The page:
In today’s public-school environment, the definition of bullying is constantly evolving. From a legal perspective, what is bullying and what may not be bullying seem to be viewed on a highly situational basis, depending on many factual issues and further, often varied factual accounts of an event or a series of events. Not only may physical altercations or namecalling on the school bus, playground or on social media be considered bullying, but also the actions of school staff and administrators in handling matters are within the ambit of this evolutionary term. Bullying may be difficult to judge and often appear most clear in hindsight, often cumulatively. As such, school districts must adapt their policies and practices to recognize bullying and to implement procedures that address bullying before the need for court intervention.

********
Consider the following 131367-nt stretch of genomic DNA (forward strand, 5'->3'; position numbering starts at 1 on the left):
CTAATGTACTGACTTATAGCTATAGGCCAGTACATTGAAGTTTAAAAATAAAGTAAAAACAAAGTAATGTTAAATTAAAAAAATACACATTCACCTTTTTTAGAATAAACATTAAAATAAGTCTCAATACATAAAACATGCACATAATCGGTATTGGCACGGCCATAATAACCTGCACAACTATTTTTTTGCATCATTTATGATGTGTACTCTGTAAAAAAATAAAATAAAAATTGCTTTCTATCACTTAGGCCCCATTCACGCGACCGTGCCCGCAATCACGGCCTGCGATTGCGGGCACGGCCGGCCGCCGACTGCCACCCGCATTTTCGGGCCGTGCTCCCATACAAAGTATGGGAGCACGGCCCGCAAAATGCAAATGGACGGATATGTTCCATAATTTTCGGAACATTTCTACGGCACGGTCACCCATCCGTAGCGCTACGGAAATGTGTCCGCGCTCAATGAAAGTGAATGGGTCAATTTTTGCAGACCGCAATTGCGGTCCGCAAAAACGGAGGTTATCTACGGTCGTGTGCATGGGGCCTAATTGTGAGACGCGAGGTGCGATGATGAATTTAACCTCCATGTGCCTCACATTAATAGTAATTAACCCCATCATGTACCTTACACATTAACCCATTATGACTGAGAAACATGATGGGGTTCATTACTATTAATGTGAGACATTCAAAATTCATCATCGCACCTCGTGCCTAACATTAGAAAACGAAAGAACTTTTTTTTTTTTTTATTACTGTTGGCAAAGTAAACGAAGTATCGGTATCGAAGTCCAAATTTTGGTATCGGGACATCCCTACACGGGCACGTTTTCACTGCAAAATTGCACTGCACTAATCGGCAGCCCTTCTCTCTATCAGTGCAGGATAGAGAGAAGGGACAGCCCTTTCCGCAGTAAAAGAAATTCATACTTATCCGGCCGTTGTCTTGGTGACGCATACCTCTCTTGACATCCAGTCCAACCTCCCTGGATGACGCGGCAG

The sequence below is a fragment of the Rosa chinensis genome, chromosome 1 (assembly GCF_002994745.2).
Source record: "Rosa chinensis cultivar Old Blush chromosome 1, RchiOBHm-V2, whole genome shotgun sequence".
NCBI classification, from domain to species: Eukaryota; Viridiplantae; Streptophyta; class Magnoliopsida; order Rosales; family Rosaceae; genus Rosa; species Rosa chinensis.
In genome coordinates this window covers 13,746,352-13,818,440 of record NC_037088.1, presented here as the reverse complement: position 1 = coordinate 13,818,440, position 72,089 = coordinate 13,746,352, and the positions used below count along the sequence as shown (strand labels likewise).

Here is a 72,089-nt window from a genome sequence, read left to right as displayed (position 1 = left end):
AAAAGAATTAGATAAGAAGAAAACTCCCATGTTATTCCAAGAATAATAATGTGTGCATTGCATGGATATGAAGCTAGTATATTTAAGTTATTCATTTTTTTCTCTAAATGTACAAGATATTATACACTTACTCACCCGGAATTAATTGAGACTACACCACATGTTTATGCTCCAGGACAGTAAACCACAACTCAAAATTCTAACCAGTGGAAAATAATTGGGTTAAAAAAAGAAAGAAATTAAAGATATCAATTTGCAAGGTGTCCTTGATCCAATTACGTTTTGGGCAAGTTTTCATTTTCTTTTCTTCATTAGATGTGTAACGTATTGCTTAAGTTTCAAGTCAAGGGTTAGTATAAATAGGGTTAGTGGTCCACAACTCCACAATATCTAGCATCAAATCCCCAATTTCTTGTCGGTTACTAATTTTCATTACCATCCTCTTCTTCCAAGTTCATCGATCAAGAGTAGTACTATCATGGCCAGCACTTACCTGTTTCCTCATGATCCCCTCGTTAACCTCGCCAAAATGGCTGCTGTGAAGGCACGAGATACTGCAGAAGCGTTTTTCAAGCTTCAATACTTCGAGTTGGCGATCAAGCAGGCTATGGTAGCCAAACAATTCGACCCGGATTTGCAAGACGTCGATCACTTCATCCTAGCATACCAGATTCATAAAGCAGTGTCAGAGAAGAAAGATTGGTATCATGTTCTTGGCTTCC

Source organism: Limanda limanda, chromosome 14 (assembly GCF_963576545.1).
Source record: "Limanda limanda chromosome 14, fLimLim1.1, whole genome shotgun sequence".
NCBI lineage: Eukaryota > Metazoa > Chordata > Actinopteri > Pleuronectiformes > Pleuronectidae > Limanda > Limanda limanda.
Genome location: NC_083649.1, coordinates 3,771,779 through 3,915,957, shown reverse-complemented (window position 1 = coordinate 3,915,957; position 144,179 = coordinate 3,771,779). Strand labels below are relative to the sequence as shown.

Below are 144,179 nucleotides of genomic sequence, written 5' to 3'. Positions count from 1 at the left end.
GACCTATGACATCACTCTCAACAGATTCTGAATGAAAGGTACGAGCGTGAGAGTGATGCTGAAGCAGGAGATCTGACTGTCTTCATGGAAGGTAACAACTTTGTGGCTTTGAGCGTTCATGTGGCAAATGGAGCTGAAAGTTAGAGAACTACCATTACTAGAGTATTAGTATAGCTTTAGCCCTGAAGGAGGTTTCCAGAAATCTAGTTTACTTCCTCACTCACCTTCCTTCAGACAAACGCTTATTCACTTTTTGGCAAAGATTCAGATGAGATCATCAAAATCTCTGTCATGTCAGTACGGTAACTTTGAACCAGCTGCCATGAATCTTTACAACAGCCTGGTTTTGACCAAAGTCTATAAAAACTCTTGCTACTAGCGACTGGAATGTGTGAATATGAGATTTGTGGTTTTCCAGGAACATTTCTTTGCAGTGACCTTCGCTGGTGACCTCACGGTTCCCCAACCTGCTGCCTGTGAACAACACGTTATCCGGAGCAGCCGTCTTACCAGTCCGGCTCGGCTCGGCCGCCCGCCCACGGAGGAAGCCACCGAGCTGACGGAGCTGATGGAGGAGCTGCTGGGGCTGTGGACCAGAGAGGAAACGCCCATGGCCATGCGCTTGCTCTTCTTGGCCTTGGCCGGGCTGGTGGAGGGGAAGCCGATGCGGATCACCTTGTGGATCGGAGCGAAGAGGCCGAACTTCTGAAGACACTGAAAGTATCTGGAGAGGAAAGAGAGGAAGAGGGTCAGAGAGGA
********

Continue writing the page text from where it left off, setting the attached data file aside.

In order to shed light on the evolving ways in which bullying manifests, the U.S. Department of Education’s Office of Special Education and Rehabilitative Services (OSERS) sent a "Dear Colleague Letter" dated Aug. 20, 2013, to provide an overview of a school district’s responsibilities relating to bullying, under the Individuals with Disabilities Education Act (IDEA). In the letter, bullying was defined for educators as "characterized by aggression used within a relationship where the aggressor(s) has more real or perceived power than the target, and the aggression is repeated, or has the potential to be repeated, over time. Bullying can involve overt physical behavior or verbal, emotional or social behaviors and can range from blatant aggression to far more subtle and covert behaviors. Cyberbullying or bullying through electronic technology, can include offensive text messages or emails, rumors, or embarrassing photographs posted on social networking sites, or fake online profiles."
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